Why is my fuel consumption so much less than others??? - Fuelly Forums

Click here to see important news regarding the aCar App

Go Back   Fuelly Forums > Fuel Talk > General Fuel Topics
Search Today's Posts Mark Forums Read Click Here to Login
Reply
 
Thread Tools Display Modes
 
Old 03-24-2021, 08:44 PM   #1
Registered Member
 
Join Date: Aug 2017
Posts: 5
Country: United States
Question Why is my fuel consumption so much less than others???

Looking at the vehicles in my garage--they are not modified--I feel like an outlier and I have a hard time understanding why. I don't do any extreme hypermiling. Drive near the speed limit or above. I regularly check tire pressure and run the maintenance schedule set my the manufacturer. I accelerate moderately to lightly most of the time, but I am also frequently froggy(revving all the way through power band).

I have found several other Fuelly users with Mk7 EA288 Manual Golf TDI's that are near what I have been recording; but, move on a few years and with the purchase of a 2019 1.4T Jetta I am on the far upper end of the distribution with others that appear to be in warmer climates than me as they don't seem to have winter MPG drop-- except, shout out to booth44 who is somewhere in Canada with 6 times the mileage ran as me and sticking strong at 43MPG.

I keep going back and forth on the value a PHEV like the Hyundai Ioniq might have, with some massive hesitations. Can I expect to land on the upper end of the MPG distribution curve there as well. If I can reasonably expect 55-60 mpg after the battery charge has depleted, the math make sense.

Most of my driving is rural, through smaller towns and on freeway (usually flat, sometimes large hills) to destinations in urban areas close to freeway exits. I tend to not idle a lot (get in and go, park and walk-in vs sitting in drivethroughs), but I don't turn off the engine at lights or anything extreme.

The Jetta has been most impressive when I have had highway trips, cruising between 70-80MPH round trip I usually exceed 50 MPG on the trip efficiency. I even considered ditching the TDI because the fuel efficiency of the Jetta has been so stellar, but I definitely prefer the flat torque curve on freeways.

I would definitely be within in battery range for 50% of my daily round trip commute (56mi) and have the engine for extra errands. I figured run the engine in the cooler mornings for heating and such, then when up to operating temperature PHEV the rest of my day.

So, the big question is, for those long trips can I expect to be on the right side of the distribution curve with the Ioniq and see 10-20% better fuel efficiency than the Jetta or is the hybrid system something that will take me from top 25th percentile to the middle of the pack?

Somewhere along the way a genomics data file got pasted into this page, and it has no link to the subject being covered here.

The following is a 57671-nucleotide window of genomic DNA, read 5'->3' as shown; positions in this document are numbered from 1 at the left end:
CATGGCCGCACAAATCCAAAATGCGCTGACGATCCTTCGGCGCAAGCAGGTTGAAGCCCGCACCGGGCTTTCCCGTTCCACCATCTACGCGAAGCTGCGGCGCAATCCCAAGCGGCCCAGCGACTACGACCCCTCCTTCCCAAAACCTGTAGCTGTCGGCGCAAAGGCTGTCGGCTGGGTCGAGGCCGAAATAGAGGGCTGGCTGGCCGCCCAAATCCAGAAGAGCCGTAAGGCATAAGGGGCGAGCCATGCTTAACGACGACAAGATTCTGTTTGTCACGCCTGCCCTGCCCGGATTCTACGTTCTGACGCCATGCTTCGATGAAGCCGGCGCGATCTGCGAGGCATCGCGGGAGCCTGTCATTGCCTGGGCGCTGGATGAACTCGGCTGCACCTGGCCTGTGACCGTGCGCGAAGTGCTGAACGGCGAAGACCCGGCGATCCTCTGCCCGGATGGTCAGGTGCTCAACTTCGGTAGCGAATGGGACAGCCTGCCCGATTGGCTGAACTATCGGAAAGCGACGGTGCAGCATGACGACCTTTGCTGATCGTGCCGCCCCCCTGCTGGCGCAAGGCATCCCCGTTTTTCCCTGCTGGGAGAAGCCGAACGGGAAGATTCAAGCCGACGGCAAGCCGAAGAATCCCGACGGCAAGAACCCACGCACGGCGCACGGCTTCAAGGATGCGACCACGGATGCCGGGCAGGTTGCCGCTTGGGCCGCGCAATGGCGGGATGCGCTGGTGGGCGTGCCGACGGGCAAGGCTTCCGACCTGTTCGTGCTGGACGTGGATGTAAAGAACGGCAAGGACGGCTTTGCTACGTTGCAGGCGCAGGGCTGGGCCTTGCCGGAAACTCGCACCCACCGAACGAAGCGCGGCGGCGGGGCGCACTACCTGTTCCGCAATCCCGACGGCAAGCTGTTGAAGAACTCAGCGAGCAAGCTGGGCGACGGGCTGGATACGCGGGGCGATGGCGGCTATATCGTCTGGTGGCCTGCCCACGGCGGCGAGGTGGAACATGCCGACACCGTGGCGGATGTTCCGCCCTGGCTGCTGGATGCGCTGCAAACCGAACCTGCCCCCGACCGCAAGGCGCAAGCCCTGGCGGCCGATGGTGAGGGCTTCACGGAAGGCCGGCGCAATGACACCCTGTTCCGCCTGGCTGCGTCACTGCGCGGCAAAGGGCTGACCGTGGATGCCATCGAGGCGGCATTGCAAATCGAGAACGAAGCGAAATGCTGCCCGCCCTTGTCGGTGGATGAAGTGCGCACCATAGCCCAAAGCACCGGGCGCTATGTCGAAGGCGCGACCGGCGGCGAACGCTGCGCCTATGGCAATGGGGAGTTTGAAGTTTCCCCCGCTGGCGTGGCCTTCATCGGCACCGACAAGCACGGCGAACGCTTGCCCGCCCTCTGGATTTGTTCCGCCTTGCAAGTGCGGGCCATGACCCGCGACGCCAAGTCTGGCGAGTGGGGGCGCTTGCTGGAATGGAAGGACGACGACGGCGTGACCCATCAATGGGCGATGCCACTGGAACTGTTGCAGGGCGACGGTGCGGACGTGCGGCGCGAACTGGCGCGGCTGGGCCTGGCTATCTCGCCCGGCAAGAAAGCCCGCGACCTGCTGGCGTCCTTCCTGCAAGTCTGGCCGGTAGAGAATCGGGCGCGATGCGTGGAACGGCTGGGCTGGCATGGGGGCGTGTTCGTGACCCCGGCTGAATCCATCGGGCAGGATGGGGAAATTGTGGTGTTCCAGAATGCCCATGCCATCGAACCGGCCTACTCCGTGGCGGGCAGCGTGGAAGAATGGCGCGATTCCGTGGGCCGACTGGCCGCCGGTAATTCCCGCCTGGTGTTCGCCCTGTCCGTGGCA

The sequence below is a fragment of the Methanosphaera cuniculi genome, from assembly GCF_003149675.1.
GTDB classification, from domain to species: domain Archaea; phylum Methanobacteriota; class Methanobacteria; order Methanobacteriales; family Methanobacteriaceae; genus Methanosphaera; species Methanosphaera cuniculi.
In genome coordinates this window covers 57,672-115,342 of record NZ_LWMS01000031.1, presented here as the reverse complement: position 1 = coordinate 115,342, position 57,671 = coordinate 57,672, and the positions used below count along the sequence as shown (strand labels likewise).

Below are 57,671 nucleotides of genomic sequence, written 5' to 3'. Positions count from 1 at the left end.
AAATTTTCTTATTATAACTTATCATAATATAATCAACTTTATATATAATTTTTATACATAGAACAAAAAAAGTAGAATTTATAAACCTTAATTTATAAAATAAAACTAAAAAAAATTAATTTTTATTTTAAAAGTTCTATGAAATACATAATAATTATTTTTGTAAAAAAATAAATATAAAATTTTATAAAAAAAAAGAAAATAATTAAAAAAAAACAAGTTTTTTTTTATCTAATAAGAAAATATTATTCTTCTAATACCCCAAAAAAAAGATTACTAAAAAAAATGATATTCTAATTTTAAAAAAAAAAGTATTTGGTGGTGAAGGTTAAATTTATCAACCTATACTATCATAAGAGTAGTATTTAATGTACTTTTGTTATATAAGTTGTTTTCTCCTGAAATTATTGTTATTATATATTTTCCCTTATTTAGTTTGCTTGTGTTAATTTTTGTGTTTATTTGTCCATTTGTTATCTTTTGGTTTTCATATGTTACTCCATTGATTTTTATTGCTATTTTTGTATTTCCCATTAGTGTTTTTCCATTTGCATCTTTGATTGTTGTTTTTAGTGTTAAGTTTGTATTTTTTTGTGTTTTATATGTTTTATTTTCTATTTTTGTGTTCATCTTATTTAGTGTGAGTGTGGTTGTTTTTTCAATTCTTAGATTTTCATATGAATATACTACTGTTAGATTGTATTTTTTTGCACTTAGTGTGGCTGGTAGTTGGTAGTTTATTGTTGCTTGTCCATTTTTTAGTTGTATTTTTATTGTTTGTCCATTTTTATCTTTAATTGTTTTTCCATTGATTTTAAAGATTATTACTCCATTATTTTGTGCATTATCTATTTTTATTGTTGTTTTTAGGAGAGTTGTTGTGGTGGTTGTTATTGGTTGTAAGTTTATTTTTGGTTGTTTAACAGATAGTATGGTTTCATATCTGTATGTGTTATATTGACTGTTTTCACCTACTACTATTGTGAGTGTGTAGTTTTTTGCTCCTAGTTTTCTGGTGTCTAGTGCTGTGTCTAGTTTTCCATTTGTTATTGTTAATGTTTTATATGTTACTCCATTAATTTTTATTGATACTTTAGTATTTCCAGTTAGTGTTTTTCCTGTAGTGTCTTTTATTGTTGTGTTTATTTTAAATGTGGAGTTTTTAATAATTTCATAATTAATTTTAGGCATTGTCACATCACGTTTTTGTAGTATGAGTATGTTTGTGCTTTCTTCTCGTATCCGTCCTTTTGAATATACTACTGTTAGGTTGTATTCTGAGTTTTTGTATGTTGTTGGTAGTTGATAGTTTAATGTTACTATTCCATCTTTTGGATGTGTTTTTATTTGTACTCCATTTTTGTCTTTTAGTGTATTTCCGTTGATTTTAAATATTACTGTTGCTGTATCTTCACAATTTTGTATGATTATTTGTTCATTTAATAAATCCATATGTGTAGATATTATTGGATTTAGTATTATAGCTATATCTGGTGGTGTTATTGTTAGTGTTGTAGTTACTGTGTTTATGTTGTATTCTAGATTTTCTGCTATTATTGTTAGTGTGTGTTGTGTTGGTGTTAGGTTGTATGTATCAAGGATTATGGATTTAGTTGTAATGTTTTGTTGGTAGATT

__________________

Simply_Someone is offline   Reply With Quote
Old 03-25-2021, 02:09 AM   #2
Registered Member
 
Join Date: Jun 2017
Posts: 945
Country: United Kingdom
Location: Kirkcaldy
The answer is probably "anticipation". If you look well ahead, anticipate the traffic, lift-off instead of brake, you can get far better mpg. Some drivers have it. Some don't. My figures are for a PETROL jazz,
__________________

__________________
2006 Honda Jazz 1.2i-DSi S Vivid Blue Pearl
JockoT is offline   Reply With Quote
Old 03-25-2021, 06:11 AM   #3
Registered Member
 
Join Date: Aug 2017
Posts: 5
Country: United States
That could make sense. I witness a lot of people run up on the car ahead of them but not overtake--it has always seemed nonsensical to me.
Simply_Someone is offline   Reply With Quote
Old 03-25-2021, 06:43 AM   #4
Registered Member
 
Join Date: Oct 2011
Posts: 5
Country: United States
Location: New England
Hiya SS...

I agree with Jocko. I look ahead, and take in the traffic and terrain that's coming. Not does it also help with economy, it's prevented a number of accidents. Looks like we figured it out.

I also do a mix of rural and highway driving. I'm sure that's a factor. Either way, I'm getting 32mpg on my Kia Seltos. Not bad for new car with AWD running winter fuel :-)

Last tank I did a bit of 75-80mph driving and got my best mileage yet.
Kimchi is offline   Reply With Quote
Old 03-25-2021, 12:34 PM   #5
Registered Member
 
Join Date: Aug 2017
Posts: 5
Country: United States
Quote:
Originally Posted by Kimchi View Post
Hiya SS...

I agree with Jocko. I look ahead, and take in the traffic and terrain that's coming. Not does it also help with economy, it's prevented a number of accidents. Looks like we figured it out.